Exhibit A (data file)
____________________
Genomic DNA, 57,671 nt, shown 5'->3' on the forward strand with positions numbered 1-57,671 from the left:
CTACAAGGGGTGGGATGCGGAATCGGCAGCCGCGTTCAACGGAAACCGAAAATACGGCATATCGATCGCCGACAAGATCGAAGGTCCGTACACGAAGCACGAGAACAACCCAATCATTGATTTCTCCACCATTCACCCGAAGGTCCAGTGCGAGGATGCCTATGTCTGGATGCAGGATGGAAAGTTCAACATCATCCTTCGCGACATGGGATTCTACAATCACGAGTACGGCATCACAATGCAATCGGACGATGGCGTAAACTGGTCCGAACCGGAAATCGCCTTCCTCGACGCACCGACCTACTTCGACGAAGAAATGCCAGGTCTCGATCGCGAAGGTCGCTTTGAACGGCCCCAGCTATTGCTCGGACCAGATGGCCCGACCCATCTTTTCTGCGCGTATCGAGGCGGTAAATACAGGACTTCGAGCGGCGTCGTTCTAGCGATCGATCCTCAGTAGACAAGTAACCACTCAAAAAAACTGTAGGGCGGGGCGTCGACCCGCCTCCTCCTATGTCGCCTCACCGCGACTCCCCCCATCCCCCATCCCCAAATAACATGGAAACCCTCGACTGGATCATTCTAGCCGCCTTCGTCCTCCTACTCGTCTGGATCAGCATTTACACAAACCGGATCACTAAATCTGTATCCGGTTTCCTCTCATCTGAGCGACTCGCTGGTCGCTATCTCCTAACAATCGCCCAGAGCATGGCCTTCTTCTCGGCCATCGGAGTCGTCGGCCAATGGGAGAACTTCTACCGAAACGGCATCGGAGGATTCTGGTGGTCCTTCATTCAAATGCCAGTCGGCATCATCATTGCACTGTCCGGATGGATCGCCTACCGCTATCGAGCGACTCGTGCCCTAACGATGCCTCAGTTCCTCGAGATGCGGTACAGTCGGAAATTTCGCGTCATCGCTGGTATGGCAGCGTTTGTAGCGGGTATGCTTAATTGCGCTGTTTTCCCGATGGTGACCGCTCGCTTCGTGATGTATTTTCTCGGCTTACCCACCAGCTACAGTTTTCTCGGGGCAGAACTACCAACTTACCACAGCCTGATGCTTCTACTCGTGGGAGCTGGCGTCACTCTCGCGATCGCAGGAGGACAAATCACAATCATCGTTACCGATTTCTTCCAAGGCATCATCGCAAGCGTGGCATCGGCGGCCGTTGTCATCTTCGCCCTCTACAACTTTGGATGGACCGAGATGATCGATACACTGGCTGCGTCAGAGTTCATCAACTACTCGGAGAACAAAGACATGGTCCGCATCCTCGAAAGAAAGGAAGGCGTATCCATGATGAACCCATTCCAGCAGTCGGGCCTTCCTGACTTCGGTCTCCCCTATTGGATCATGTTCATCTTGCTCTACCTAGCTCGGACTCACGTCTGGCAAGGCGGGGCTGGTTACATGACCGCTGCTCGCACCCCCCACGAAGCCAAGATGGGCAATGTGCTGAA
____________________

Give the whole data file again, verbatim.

Genomic DNA, 57,671 nt, shown 5'->3' on the forward strand with positions numbered 1-57,671 from the left:
CTACAAGGGGTGGGATGCGGAATCGGCAGCCGCGTTCAACGGAAACCGAAAATACGGCATATCGATCGCCGACAAGATCGAAGGTCCGTACACGAAGCACGAGAACAACCCAATCATTGATTTCTCCACCATTCACCCGAAGGTCCAGTGCGAGGATGCCTATGTCTGGATGCAGGATGGAAAGTTCAACATCATCCTTCGCGACATGGGATTCTACAATCACGAGTACGGCATCACAATGCAATCGGACGATGGCGTAAACTGGTCCGAACCGGAAATCGCCTTCCTCGACGCACCGACCTACTTCGACGAAGAAATGCCAGGTCTCGATCGCGAAGGTCGCTTTGAACGGCCCCAGCTATTGCTCGGACCAGATGGCCCGACCCATCTTTTCTGCGCGTATCGAGGCGGTAAATACAGGACTTCGAGCGGCGTCGTTCTAGCGATCGATCCTCAGTAGACAAGTAACCACTCAAAAAAACTGTAGGGCGGGGCGTCGACCCGCCTCCTCCTATGTCGCCTCACCGCGACTCCCCCCATCCCCCATCCCCAAATAACATGGAAACCCTCGACTGGATCATTCTAGCCGCCTTCGTCCTCCTACTCGTCTGGATCAGCATTTACACAAACCGGATCACTAAATCTGTATCCGGTTTCCTCTCATCTGAGCGACTCGCTGGTCGCTATCTCCTAACAATCGCCCAGAGCATGGCCTTCTTCTCGGCCATCGGAGTCGTCGGCCAATGGGAGAACTTCTACCGAAACGGCATCGGAGGATTCTGGTGGTCCTTCATTCAAATGCCAGTCGGCATCATCATTGCACTGTCCGGATGGATCGCCTACCGCTATCGAGCGACTCGTGCCCTAACGATGCCTCAGTTCCTCGAGATGCGGTACAGTCGGAAATTTCGCGTCATCGCTGGTATGGCAGCGTTTGTAGCGGGTATGCTTAATTGCGCTGTTTTCCCGATGGTGACCGCTCGCTTCGTGATGTATTTTCTCGGCTTACCCACCAGCTACAGTTTTCTCGGGGCAGAACTACCAACTTACCACAGCCTGATGCTTCTACTCGTGGGAGCTGGCGTCACTCTCGCGATCGCAGGAGGACAAATCACAATCATCGTTACCGATTTCTTCCAAGGCATCATCGCAAGCGTGGCATCGGCGGCCGTTGTCATCTTCGCCCTCTACAACTTTGGATGGACCGAGATGATCGATACACTGGCTGCGTCAGAGTTCATCAACTACTCGGAGAACAAAGACATGGTCCGCATCCTCGAAAGAAAGGAAGGCGTATCCATGATGAACCCATTCCAGCAGTCGGGCCTTCCTGACTTCGGTCTCCCCTATTGGATCATGTTCATCTTGCTCTACCTAGCTCGGACTCACGTCTGGCAAGGCGGGGCTGGTTACATGACCGCTGCTCGCACCCCCCACGAAGCCAAGATGGGCAATGTGCTGAA